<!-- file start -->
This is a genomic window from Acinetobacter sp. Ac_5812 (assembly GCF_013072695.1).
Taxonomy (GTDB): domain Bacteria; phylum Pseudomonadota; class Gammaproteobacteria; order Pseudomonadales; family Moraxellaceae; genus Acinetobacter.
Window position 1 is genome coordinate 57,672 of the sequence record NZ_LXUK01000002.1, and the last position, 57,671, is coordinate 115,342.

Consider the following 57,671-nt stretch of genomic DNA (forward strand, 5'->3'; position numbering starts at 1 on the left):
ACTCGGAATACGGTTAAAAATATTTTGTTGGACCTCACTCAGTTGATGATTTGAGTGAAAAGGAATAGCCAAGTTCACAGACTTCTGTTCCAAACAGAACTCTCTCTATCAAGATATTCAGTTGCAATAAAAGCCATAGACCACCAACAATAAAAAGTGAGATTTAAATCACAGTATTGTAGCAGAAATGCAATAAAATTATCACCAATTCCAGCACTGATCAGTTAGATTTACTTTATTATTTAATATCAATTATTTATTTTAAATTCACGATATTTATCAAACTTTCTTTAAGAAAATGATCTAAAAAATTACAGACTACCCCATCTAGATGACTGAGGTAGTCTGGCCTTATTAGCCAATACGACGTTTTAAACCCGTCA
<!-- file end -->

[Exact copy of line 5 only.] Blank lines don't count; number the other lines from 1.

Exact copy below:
ACTCGGAATACGGTTAAAAATATTTTGTTGGACCTCACTCAGTTGATGATTTGAGTGAAAAGGAATAGCCAAGTTCACAGACTTCTGTTCCAAACAGAACTCTCTCTATCAAGATATTCAGTTGCAATAAAAGCCATAGACCACCAACAATAAAAAGTGAGATTTAAATCACAGTATTGTAGCAGAAATGCAATAAAATTATCACCAATTCCAGCACTGATCAGTTAGATTTACTTTATTATTTAATATCAATTATTTATTTTAAATTCACGATATTTATCAAACTTTCTTTAAGAAAATGATCTAAAAAATTACAGACTACCCCATCTAGATGACTGAGGTAGTCTGGCCTTATTAGCCAATACGACGTTTTAAACCCGTCA